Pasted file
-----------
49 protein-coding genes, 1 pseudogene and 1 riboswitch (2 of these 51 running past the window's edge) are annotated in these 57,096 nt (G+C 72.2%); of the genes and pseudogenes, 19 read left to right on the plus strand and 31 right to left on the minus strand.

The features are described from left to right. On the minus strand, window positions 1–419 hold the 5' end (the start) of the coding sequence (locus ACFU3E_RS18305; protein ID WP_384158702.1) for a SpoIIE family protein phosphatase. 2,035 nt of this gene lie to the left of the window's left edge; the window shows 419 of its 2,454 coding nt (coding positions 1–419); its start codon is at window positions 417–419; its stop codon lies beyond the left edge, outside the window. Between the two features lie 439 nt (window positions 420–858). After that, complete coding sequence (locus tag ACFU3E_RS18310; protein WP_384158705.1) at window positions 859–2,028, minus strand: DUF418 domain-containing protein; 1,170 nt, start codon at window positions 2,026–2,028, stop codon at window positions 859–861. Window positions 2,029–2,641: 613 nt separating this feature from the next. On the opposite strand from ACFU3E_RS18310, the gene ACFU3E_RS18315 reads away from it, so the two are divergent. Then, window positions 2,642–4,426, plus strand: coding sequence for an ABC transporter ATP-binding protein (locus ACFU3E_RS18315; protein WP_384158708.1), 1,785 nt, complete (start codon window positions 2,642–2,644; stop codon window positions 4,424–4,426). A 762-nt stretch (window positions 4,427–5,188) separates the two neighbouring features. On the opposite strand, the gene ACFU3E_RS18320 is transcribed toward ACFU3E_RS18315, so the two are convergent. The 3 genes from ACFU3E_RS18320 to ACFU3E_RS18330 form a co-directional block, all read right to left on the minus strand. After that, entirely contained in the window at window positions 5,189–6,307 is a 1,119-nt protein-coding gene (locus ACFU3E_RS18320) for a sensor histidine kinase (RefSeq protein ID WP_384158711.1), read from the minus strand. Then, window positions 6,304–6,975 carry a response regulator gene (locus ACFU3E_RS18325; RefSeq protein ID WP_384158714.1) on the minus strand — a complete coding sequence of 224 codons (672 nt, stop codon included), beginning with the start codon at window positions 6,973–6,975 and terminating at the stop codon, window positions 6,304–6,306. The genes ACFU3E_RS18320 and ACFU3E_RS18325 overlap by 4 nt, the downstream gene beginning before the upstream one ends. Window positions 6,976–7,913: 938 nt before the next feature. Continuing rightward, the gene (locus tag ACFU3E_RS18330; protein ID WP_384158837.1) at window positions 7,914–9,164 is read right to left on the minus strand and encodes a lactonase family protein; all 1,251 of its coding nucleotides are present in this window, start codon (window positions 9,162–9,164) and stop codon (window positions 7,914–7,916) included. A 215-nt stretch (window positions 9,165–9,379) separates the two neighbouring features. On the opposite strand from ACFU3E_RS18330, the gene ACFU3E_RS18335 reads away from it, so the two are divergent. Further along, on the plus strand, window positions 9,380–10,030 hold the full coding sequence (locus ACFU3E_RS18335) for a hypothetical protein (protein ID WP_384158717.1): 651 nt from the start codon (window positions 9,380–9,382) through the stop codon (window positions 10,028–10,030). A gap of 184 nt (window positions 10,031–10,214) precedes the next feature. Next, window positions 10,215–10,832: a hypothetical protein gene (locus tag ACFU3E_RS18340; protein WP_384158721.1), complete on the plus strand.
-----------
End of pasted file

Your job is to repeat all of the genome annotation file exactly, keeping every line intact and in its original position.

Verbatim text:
49 protein-coding genes, 1 pseudogene and 1 riboswitch (2 of these 51 running past the window's edge) are annotated in these 57,096 nt (G+C 72.2%); of the genes and pseudogenes, 19 read left to right on the plus strand and 31 right to left on the minus strand.

The features are described from left to right. On the minus strand, window positions 1–419 hold the 5' end (the start) of the coding sequence (locus ACFU3E_RS18305; protein ID WP_384158702.1) for a SpoIIE family protein phosphatase. 2,035 nt of this gene lie to the left of the window's left edge; the window shows 419 of its 2,454 coding nt (coding positions 1–419); its start codon is at window positions 417–419; its stop codon lies beyond the left edge, outside the window. Between the two features lie 439 nt (window positions 420–858). After that, complete coding sequence (locus tag ACFU3E_RS18310; protein WP_384158705.1) at window positions 859–2,028, minus strand: DUF418 domain-containing protein; 1,170 nt, start codon at window positions 2,026–2,028, stop codon at window positions 859–861. Window positions 2,029–2,641: 613 nt separating this feature from the next. On the opposite strand from ACFU3E_RS18310, the gene ACFU3E_RS18315 reads away from it, so the two are divergent. Then, window positions 2,642–4,426, plus strand: coding sequence for an ABC transporter ATP-binding protein (locus ACFU3E_RS18315; protein WP_384158708.1), 1,785 nt, complete (start codon window positions 2,642–2,644; stop codon window positions 4,424–4,426). A 762-nt stretch (window positions 4,427–5,188) separates the two neighbouring features. On the opposite strand, the gene ACFU3E_RS18320 is transcribed toward ACFU3E_RS18315, so the two are convergent. The 3 genes from ACFU3E_RS18320 to ACFU3E_RS18330 form a co-directional block, all read right to left on the minus strand. After that, entirely contained in the window at window positions 5,189–6,307 is a 1,119-nt protein-coding gene (locus ACFU3E_RS18320) for a sensor histidine kinase (RefSeq protein ID WP_384158711.1), read from the minus strand. Then, window positions 6,304–6,975 carry a response regulator gene (locus ACFU3E_RS18325; RefSeq protein ID WP_384158714.1) on the minus strand — a complete coding sequence of 224 codons (672 nt, stop codon included), beginning with the start codon at window positions 6,973–6,975 and terminating at the stop codon, window positions 6,304–6,306. The genes ACFU3E_RS18320 and ACFU3E_RS18325 overlap by 4 nt, the downstream gene beginning before the upstream one ends. Window positions 6,976–7,913: 938 nt before the next feature. Continuing rightward, the gene (locus tag ACFU3E_RS18330; protein ID WP_384158837.1) at window positions 7,914–9,164 is read right to left on the minus strand and encodes a lactonase family protein; all 1,251 of its coding nucleotides are present in this window, start codon (window positions 9,162–9,164) and stop codon (window positions 7,914–7,916) included. A 215-nt stretch (window positions 9,165–9,379) separates the two neighbouring features. On the opposite strand from ACFU3E_RS18330, the gene ACFU3E_RS18335 reads away from it, so the two are divergent. Further along, on the plus strand, window positions 9,380–10,030 hold the full coding sequence (locus ACFU3E_RS18335) for a hypothetical protein (protein ID WP_384158717.1): 651 nt from the start codon (window positions 9,380–9,382) through the stop codon (window positions 10,028–10,030). A gap of 184 nt (window positions 10,031–10,214) precedes the next feature. Next, window positions 10,215–10,832: a hypothetical protein gene (locus tag ACFU3E_RS18340; protein WP_384158721.1), complete on the plus strand.